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Plexus International 1990
The delivery to the Vatican of the Plexus Black Box, Rome

On December 29 of 1990, in Rome, at the Teatro in Trastevere, Sandro Dernini  presented to Mons. Balboni, director of the Vatican High institute for Sacred Art, the historical documentation of Plexus activities, from 1992 to 1990, organized chronologically and divided in single folders per year, as the primary source for his Ph.D. dissertation on Plexus Black Box at the Art and Arts Professions Department of New York University. The Plexus Black Boxas was carried with a short parade from the near house of Sandro in Piazza San Giovanni della Malva n.4 to the Teatro in Trastevere, as a recall of the 1987 Plexus Serpent happening in the streets of Trastevere. It was performed  by Giancarlo Schiaffini, Maria Pia Marsala, Sandro Dernini, Fabrizio Bertuccioli with his son Simone, Micaela Serino, Stelio Fiorenza, Mauro Brusà, Lidia Biondi, Elsa Rizzi, Andreina Abbondanza and Franco Nuzzo.  There, a Plexus Black Box presentation was made to Mons. Dante Balboni,  At the Teatro in Trastevre  All records and relics of the Plexus Black Box at the BB & B Studios were photographed by Mauro Brusà in order to be dematerialized and packaged into a Plexus Black Box Time Capsule to be placed on board the Elisabeth boat in San Pietro Island to prepare the 1992 Plexus Columbus event.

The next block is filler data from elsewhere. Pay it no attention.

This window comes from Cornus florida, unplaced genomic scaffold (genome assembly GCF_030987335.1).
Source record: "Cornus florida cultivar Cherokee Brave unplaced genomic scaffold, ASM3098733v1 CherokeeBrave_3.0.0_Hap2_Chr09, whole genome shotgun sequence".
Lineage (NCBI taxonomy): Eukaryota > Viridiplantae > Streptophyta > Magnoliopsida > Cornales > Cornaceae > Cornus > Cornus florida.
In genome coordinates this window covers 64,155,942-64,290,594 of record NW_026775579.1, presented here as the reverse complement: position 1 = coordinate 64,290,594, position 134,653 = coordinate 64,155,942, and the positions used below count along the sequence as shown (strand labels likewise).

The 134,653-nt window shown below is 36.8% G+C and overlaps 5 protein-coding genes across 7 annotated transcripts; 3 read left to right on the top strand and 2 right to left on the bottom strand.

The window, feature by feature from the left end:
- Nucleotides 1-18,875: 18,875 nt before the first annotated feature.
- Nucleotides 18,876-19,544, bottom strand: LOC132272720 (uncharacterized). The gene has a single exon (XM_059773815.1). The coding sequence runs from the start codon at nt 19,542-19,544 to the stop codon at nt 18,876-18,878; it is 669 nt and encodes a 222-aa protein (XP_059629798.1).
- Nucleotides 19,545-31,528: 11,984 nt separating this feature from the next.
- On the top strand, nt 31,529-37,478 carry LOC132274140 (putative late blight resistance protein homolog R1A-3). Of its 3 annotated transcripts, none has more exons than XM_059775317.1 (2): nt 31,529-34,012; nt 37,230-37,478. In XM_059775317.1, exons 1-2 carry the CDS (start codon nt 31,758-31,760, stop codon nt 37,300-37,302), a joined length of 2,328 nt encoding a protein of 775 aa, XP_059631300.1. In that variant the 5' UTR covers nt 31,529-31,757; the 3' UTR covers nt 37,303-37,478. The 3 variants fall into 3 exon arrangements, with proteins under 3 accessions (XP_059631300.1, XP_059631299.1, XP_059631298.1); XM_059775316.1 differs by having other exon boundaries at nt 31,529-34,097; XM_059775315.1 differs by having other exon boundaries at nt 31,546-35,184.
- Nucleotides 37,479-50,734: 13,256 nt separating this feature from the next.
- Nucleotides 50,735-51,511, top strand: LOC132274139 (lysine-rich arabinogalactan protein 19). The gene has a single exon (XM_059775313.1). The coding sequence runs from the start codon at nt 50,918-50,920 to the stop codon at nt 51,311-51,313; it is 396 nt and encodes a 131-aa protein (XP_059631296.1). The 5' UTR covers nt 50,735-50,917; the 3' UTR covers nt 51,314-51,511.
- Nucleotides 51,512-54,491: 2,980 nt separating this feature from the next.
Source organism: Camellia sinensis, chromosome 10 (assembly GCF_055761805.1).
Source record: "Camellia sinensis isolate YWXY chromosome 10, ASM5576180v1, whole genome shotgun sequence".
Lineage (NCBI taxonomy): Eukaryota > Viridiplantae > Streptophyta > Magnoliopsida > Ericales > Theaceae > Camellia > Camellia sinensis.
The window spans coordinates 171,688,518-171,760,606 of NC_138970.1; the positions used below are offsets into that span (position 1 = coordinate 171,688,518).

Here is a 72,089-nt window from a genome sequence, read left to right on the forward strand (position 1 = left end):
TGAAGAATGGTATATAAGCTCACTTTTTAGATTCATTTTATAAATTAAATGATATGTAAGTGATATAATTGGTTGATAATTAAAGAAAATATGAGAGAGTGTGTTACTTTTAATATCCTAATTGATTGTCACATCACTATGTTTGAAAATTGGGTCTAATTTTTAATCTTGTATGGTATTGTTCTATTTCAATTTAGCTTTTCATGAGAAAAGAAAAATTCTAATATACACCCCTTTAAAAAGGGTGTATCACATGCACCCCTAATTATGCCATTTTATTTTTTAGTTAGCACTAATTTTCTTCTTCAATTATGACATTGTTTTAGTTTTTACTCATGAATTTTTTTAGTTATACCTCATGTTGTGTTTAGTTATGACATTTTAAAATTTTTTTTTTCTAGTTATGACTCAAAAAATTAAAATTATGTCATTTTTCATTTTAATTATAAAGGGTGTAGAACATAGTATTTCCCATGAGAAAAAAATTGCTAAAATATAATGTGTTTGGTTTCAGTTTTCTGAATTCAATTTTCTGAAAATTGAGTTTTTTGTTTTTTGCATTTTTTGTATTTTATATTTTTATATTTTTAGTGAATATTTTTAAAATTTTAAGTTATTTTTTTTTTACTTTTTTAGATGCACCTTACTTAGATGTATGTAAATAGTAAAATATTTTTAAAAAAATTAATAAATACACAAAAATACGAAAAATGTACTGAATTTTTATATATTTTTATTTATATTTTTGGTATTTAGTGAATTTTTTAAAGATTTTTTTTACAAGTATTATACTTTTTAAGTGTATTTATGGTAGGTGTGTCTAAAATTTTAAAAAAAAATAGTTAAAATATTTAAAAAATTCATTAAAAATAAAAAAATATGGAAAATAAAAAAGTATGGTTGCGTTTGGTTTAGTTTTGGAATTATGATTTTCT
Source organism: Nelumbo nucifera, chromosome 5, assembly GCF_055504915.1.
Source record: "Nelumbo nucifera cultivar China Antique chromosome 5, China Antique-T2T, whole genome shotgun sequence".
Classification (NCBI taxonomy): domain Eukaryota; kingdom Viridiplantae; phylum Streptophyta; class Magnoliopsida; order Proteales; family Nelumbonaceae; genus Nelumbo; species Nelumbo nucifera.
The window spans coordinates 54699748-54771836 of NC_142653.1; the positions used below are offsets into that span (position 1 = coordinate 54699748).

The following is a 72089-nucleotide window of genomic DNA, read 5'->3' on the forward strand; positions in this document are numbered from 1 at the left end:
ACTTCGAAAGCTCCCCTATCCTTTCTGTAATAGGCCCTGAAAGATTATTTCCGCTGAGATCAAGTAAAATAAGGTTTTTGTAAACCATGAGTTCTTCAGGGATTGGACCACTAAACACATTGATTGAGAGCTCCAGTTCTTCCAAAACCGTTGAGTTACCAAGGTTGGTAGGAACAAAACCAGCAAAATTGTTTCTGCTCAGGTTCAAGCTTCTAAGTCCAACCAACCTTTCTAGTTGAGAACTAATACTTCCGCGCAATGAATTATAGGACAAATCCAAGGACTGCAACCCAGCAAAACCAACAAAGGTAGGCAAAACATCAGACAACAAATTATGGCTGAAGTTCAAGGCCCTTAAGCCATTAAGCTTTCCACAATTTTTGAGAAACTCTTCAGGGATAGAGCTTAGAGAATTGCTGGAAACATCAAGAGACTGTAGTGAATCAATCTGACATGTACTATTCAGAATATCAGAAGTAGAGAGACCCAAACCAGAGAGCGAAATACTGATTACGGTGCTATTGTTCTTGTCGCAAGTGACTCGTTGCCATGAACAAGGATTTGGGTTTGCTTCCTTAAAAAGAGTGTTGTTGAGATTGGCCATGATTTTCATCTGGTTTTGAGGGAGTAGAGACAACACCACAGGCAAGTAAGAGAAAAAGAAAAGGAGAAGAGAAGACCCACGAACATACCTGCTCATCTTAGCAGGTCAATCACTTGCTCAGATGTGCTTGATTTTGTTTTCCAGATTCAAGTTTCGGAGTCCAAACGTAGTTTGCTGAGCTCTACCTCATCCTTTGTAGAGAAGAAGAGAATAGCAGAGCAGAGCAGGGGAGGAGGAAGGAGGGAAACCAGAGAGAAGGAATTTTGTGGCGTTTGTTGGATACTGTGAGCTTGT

From  Stephen di Lauro:

The closing of the Black Box at Teatro in Trastevere represents the end of an era.  Since 1984,  at the Shuttle Theater in Manhattan.  I have known and worked with Doctor Sandro Dernini.  Our collaboration led to spectacular theatrical art extravaganzas such as The Artificial Time of Purgatorio on the Night of No Moon, Eve, Il Viaggio del Serpente, and 1992:  Cristoforo Colombo Viaggio nel PIaneta Arte. Now that the Black Box is being closed perhaps a moment of reflection is in order. Plexus, which Dr. Dernini birthed, became a focal point for hundreds of artists in New York and elsewhere.  It was a long moment in the history of theatre and art.  Nothing as vibrant as these shows has ever been mounted before or since.  Costumed players, orchestras, choral groups, singers, performance artists, ballets and visual artists all came together to celebrate freedom of communication.As the Plexus dramaturgh and impresario, I was repeatedly amazed at the levels of creativity and energy that went into these shows.  Exploring myth and history through artistic interpretation brought to life the theories of Antonin Artaud in a manner that perhaps even he never envisioned. Plexus art operas, or art co-operas as some called them,  had a way of making the artists involved reach beyond themselves.